Terrence Wilson, J.D. • Knowledge is Power • September 16, 2021 •

On August 2, 2021, the Tennessee Department of Education released guidelines on how schools should implement the state’s new classroom censorship law that prohibits certain concepts about race, racism and other forms of discrimination from being discussed in schools. This law and the corresponding regulations serve as a warning to other states of the damaging impact that these censorship efforts can have on students, teachers and schools.

IDRA submitted a public comment to this regulation highlighting that the law and regulations limit students’ critical thinking skills, their ability to understand how racism, sexism and socioeconomic discrimination marginalize people in today’s society. Our public comment focused on the following deficiencies in the regulation.

  • The guidance given to schools is vague and subjective, which will undoubtedly lead to governmental overreach and confusion among educators. Specifically, the regulation does not specify what kind of conduct will lead to a determination that a “prohibited concept” was included or promoted in a school district’s course of instruction, curriculum, instructional program or through a supplemental instructional material.
  • The guidance limits students’ ability to understand how power, race, oppression and resistance played out in the past and impact their current experience. The exceptions outlined in the guidance do not exempt courses aimed at understanding these topics – particularly ethnic studies courses – or current instances and experiences of racial, socioeconomic and gender-based oppression that continue to influence society. Without these additions to the enumerated exceptions, students’ ability to draw connections between historical and current events and issues will continue to be compromised, further diminishing their critical thinking and analytical skills.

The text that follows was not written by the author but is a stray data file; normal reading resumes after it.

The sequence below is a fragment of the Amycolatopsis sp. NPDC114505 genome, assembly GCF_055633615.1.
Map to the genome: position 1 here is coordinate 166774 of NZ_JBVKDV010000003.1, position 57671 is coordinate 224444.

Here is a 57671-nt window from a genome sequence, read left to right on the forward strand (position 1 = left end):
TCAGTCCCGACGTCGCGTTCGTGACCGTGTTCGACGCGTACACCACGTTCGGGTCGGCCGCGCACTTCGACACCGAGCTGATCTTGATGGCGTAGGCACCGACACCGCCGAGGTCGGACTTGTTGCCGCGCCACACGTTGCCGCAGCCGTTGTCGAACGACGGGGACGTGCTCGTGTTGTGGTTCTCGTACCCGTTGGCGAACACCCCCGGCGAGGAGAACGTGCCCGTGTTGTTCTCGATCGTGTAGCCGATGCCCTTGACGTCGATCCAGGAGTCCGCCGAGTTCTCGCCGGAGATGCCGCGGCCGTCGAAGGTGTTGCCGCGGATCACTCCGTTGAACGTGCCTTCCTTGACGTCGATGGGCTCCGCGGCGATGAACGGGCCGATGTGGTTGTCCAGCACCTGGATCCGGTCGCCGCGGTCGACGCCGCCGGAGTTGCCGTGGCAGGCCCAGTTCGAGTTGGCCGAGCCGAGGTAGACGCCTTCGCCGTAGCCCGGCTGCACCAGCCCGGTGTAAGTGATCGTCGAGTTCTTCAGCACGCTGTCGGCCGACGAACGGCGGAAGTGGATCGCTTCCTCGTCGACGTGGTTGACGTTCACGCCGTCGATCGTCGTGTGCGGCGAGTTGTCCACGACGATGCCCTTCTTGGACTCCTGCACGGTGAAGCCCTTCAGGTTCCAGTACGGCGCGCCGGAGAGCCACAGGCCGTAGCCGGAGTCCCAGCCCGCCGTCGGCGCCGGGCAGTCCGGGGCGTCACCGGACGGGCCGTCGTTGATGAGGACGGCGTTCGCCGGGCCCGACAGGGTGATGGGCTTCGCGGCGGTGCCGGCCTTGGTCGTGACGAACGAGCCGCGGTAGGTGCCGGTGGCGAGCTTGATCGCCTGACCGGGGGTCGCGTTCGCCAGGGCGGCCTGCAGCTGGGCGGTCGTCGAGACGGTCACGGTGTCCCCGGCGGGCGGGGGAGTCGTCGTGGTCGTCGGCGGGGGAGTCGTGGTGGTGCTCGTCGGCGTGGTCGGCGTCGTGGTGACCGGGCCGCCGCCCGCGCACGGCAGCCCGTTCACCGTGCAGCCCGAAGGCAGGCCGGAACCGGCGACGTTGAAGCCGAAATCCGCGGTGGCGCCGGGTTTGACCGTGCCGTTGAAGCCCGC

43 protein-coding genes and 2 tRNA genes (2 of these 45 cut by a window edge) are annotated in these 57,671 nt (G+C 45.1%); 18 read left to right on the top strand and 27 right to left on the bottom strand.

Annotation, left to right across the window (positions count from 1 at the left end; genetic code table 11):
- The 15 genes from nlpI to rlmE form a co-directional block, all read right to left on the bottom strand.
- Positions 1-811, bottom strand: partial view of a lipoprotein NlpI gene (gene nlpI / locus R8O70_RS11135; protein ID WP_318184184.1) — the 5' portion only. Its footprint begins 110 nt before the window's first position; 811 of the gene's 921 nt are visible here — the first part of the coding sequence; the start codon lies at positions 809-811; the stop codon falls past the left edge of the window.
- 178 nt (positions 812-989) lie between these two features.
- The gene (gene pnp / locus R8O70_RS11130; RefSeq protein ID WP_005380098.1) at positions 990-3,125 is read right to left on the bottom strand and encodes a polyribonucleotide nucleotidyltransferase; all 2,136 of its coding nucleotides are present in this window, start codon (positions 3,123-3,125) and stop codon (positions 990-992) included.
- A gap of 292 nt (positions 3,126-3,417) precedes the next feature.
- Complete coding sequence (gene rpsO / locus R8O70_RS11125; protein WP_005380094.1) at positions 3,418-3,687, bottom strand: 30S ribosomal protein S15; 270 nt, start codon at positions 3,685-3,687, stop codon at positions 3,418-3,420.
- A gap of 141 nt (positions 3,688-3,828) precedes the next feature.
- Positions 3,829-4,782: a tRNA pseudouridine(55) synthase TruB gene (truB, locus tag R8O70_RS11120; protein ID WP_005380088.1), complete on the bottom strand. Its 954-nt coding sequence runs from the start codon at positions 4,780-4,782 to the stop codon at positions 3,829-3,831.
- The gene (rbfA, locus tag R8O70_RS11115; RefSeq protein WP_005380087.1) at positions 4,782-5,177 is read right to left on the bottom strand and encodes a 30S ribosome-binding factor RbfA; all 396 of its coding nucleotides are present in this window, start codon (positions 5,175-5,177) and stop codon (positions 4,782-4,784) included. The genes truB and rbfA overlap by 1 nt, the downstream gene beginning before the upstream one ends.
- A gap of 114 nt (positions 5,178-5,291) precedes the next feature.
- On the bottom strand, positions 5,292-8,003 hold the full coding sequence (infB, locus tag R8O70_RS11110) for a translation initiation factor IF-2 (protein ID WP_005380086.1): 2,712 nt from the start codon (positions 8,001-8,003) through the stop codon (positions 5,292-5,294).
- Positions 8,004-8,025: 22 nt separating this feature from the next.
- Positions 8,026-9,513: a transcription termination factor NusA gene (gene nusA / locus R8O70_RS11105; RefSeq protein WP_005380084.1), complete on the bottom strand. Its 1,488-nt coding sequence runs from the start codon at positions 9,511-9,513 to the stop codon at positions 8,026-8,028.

• Finally, the rule outlines that the state will withhold funds scheduled to be disbursed to school districts or public charters for violations of the rule. Students should not suffer financial consequences because of curricular complaints. This type of punishment would disproportionately impact historically-underfunded schools, leaving them with even fewer resources for instructional materials, staff and programming. No financial penalty should be included in curricular rules.

Tennessee’s rule presents a stark example of the negative impacts that classroom censorship laws will have on students, educators and local school districts. Students will be left with sub-par curricula and fewer economic resources, and they will be under constant surveillance from the state.

Instead of these harmful approaches, states should promote guidance for culturally-sustaining curricula and pedagogical approaches that help all students develop the critical thinking and analytical skills they need to be thoughtful and engaged people who are able to meet modern-day challenges.

[©2021, IDRA. This article originally appeared in the September 16, 2021, edition of Knowledge is Power by the Intercultural Development Research Association. Permission to reproduce this article is granted provided the article is reprinted in its entirety and proper credit is given to IDRA and the author.]